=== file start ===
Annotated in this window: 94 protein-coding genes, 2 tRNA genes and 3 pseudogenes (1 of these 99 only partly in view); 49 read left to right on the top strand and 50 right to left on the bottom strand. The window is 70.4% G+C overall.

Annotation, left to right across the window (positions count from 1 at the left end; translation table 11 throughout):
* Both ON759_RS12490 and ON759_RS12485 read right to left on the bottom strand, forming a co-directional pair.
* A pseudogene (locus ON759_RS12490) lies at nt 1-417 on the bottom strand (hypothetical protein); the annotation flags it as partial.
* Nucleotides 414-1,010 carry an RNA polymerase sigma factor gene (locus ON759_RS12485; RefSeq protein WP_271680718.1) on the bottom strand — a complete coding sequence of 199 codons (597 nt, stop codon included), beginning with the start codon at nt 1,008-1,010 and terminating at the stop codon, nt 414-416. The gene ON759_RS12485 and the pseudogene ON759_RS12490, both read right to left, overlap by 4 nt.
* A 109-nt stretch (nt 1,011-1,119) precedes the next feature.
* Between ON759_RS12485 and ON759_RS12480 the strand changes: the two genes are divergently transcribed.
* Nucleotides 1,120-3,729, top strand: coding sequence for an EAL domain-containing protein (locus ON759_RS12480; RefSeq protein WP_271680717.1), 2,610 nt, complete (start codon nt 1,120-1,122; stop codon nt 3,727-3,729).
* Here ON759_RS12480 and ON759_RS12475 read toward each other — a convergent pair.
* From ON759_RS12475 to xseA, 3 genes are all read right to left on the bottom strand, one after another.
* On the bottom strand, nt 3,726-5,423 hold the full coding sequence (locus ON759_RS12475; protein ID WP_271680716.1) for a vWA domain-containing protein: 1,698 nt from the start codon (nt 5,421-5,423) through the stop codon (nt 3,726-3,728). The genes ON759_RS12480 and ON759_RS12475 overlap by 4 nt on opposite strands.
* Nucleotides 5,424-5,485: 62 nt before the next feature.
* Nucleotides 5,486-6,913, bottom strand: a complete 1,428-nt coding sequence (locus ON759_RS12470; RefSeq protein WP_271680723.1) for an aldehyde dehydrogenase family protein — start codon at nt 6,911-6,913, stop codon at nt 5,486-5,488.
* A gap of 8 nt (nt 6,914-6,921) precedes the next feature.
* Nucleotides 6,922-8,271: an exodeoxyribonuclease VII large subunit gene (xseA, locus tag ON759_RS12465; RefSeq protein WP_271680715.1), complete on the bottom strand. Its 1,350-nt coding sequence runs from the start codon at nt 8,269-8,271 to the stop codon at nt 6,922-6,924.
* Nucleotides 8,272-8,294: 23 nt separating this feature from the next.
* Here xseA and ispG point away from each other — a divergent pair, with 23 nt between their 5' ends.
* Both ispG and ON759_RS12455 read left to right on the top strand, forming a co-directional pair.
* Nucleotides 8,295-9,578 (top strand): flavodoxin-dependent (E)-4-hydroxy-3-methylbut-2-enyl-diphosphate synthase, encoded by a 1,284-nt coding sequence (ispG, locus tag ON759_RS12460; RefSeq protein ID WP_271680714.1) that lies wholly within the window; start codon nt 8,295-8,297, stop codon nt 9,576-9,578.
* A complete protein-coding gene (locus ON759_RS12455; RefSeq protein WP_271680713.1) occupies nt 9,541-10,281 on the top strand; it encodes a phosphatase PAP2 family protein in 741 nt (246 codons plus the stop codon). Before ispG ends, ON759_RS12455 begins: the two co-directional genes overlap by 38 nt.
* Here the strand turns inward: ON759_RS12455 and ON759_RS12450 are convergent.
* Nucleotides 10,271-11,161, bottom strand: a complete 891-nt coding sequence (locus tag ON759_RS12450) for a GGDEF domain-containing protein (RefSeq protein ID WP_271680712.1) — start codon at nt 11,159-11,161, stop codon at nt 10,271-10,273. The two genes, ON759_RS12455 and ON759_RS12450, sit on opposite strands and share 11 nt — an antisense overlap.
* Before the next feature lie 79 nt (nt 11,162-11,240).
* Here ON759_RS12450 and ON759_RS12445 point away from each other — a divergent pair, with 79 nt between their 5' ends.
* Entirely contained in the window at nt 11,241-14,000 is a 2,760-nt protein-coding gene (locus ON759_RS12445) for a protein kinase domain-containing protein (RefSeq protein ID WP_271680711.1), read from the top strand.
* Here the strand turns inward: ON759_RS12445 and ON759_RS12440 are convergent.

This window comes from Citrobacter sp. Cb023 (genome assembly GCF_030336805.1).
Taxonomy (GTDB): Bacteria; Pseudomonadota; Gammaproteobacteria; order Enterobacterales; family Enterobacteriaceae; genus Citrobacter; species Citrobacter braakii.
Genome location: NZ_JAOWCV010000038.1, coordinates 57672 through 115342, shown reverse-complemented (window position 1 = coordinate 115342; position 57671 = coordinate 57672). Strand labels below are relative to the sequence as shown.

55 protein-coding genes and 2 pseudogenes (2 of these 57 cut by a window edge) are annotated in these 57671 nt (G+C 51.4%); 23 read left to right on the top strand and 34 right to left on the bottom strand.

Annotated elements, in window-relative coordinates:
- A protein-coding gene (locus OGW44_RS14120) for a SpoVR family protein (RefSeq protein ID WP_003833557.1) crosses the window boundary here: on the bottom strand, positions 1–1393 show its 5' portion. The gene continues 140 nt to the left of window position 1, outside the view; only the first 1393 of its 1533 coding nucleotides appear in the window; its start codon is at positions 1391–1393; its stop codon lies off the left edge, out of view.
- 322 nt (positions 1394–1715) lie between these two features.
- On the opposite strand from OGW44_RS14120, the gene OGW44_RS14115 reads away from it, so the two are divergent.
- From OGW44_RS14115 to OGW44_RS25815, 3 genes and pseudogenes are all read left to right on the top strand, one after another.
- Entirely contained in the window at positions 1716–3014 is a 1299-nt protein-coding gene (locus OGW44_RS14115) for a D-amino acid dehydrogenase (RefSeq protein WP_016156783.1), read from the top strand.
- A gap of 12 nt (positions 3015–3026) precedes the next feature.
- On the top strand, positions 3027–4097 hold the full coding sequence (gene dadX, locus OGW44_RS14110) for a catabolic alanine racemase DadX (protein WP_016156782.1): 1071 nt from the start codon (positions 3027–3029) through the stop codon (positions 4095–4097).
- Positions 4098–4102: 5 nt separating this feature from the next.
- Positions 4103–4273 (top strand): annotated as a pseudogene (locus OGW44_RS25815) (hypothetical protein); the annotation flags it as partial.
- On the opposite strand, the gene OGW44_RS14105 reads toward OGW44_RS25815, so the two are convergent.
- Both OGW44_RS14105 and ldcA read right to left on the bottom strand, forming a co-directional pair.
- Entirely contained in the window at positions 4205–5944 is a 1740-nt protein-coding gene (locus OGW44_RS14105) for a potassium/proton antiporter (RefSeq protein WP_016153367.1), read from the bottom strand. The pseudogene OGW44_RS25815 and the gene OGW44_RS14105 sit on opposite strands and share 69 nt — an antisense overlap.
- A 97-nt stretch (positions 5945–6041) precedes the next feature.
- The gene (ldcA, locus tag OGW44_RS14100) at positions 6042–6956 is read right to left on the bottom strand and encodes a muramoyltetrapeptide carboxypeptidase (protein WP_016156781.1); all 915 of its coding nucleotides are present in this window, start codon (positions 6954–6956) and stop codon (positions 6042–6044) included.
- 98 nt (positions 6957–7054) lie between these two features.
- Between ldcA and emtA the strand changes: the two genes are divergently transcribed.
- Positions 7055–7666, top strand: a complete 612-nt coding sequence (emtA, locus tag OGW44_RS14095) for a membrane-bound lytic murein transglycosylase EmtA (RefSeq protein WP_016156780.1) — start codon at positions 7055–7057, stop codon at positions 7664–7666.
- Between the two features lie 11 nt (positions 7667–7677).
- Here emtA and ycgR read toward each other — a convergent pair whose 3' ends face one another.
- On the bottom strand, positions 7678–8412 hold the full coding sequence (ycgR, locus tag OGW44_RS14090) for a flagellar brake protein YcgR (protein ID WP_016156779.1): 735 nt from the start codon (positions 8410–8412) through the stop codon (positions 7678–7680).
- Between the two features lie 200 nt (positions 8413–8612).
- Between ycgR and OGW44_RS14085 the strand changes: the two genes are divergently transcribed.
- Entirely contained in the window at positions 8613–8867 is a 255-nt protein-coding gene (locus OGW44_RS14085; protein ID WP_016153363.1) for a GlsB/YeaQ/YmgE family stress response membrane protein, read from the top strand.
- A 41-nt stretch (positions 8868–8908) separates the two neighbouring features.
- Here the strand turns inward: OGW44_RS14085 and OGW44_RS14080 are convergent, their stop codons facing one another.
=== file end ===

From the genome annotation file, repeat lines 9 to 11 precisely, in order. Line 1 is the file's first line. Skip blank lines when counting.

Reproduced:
* Here ON759_RS12480 and ON759_RS12475 read toward each other — a convergent pair.
* From ON759_RS12475 to xseA, 3 genes are all read right to left on the bottom strand, one after another.
* On the bottom strand, nt 3,726-5,423 hold the full coding sequence (locus ON759_RS12475; protein ID WP_271680716.1) for a vWA domain-containing protein: 1,698 nt from the start codon (nt 5,421-5,423) through the stop codon (nt 3,726-3,728). The genes ON759_RS12480 and ON759_RS12475 overlap by 4 nt on opposite strands.